LawAnswers.com.au - Australia's #1 Legal Community

LawAnswers.com.au is a community of 10,000+ Australians, just like you, helping each other.
Ask a question, respond to a question and better understand the law today!
Join us, it only takes a minute:

Unreasonable Shareholder Disputes

Discussion in 'Commercial Law Forum' started by StartUpBiz, 10 July 2014.

  1. StartUpBiz

    StartUpBiz Member

    Joined:
    10 July 2014
    Messages:
    2
    Likes Received:
    0
    We started an online business where we gave somebody 10% free shares in exchange for marketing services. For the first 6 months of his involvement it was a struggle to get him to do any marketing whatsoever. He offered his student son to provide some technical services for roughly 2 days per week. We warned him before starting his son's services that we do not have money to pay for his services and if he needed payment then we will not be able to provide. He stated that we should not worry he's got to pay his son anyway and he will remunerate his son as part of the deal. Unfortunately we had no written agreements to that effect.

    After about 6 months, when pressured to do marketing he went into a rage and walked out of the business. The next we heard of him was an exorbitant invoice for his and his son's time, travelling and toll fees over the 6 month period. We rejected the invoice and tried to reason to no avail. All he was interested in was payment and threatening us with bodily and property harm.

    We paid a lawyer for commercial litigation to write him a letter to stop the threats and to come forward and state his case, which he simply ignored. Subsequently, not being able to close the business he was a shareholder to and not knowing what to do we started another business providing the same services(with clients he had no part to); which he is now targeting our clients on Facebook with posts saying that we are "dodgy" operators and trading an illegal company. Does anybody have some advice as to what we can do about it under commercial law?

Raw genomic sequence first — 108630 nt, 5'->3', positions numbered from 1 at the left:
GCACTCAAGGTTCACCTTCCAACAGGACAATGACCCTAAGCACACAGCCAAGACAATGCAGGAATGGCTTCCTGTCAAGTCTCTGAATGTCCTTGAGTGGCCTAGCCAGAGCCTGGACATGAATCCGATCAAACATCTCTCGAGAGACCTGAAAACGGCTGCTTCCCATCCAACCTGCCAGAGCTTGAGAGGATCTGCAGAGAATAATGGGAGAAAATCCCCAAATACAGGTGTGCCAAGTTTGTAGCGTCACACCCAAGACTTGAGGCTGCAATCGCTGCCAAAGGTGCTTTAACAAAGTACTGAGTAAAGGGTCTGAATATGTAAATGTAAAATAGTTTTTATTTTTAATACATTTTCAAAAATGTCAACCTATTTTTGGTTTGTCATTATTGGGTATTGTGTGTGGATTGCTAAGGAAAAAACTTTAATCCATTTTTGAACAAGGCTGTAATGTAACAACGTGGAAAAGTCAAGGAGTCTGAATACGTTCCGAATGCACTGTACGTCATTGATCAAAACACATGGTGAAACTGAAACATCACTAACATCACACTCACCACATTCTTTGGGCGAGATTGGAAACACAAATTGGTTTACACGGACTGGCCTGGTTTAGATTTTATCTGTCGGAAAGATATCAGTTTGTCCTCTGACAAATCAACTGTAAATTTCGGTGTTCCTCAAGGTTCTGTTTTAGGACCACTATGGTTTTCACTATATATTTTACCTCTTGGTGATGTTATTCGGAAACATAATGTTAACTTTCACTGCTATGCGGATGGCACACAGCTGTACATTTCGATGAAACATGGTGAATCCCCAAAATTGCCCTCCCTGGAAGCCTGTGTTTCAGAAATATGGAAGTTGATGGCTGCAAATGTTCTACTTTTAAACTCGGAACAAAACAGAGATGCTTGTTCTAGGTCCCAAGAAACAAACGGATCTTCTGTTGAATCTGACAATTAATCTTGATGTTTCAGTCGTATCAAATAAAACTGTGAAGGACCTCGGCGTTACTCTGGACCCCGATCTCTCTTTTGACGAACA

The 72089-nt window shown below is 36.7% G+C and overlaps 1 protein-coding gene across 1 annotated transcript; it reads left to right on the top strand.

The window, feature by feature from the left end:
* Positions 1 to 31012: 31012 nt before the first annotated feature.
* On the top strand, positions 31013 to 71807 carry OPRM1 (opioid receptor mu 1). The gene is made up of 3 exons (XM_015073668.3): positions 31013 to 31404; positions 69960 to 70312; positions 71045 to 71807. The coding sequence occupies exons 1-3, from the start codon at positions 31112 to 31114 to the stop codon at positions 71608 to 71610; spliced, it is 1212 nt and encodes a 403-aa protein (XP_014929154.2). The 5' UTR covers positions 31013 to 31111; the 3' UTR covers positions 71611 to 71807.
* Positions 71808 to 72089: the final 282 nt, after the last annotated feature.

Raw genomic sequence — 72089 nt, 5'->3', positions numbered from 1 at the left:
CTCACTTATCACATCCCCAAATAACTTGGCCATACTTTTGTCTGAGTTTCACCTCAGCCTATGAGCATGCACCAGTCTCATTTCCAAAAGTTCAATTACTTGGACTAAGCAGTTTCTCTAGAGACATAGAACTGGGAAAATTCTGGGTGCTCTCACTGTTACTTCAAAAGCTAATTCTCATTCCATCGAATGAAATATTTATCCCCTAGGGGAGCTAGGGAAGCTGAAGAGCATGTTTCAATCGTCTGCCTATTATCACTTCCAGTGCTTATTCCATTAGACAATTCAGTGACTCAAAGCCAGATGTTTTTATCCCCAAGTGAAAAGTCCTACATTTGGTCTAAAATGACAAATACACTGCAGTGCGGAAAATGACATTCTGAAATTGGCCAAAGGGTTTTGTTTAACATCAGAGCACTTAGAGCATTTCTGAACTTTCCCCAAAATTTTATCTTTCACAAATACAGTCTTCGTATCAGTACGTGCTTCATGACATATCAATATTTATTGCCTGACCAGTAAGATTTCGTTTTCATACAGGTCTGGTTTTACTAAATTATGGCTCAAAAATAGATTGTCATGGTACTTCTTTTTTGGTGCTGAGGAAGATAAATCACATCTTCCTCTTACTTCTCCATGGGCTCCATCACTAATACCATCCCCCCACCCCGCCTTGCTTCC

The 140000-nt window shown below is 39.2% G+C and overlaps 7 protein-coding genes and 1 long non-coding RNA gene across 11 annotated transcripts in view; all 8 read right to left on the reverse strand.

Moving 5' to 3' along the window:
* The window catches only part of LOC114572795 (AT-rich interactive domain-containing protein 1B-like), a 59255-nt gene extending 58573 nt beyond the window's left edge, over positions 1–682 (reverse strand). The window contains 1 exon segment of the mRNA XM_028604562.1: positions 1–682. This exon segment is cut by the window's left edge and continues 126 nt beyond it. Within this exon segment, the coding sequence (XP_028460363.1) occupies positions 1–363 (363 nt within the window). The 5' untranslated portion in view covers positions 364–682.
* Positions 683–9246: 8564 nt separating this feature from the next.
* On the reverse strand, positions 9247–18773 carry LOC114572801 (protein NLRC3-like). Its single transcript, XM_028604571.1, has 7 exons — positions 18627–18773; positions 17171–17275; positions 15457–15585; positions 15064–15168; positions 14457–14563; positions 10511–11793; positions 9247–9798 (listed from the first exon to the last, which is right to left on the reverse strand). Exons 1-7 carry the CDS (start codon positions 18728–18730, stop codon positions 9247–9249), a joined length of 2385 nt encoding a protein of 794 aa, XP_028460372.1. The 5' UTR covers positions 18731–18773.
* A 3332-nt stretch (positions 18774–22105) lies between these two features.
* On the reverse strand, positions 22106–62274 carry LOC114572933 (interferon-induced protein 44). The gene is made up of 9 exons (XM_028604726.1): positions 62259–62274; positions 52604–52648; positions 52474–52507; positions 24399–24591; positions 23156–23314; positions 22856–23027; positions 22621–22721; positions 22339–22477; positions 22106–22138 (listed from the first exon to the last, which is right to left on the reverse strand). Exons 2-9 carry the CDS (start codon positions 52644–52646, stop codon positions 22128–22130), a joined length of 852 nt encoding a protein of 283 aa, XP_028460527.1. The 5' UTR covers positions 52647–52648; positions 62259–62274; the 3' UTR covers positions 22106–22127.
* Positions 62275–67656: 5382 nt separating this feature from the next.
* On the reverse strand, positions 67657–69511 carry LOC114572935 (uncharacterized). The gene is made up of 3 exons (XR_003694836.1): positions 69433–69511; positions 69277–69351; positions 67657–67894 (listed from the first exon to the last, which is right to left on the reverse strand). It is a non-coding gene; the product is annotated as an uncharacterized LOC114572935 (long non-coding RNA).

We are a new business struggling to keep head above water -never mind having to cope with expensive lawyer fees (which he ignores!) and false accusations and defamation potentially causing damage to our new and potential clients.

    Did anybody else have this ridiculous experience and what can we possibly do?
     
  2. Rod

    Rod Well-Known Member

    Joined:
    27 May 2014
    Messages:
    2,170
    Likes Received:
    257
    Can't stop unreasonable people being unreasonable :(

    Make sure you document everything and let him initiate legal action before you waste any more money on him.

    Now only correspond with him/son in writing. Look at closing down the old business, or maybe get legal advice on the forced buying his shares. FYI majority shareholder can force a buyout of minority shares but I don't know how this is done.
     
  3. StartUpBiz

    StartUpBiz Member

    Joined:
    10 July 2014
    Messages:
    2
    Likes Received:
    0
    Thanks totally agree!
    If anyone knows how to legally force a buyout of minority shares I would be very grateful...
     
  4. Rod

    Rod Well-Known Member

    Joined:
    27 May 2014
    Messages:
    2,170
    Likes Received:
    257
    You can ask ASIC about the rules regarding the forced buying of minority shareholdings.
     
  5. Shan

    Shan Active Member

    Joined:
    11 July 2014
    Messages:
    6
    Likes Received:
    0
    I think it is in the legislation. But I think one last investment in a lawyer is the smartest thing to do with regards to that kind of action. I am sure it can go horribly wrong.
     

Share This Page

Loading...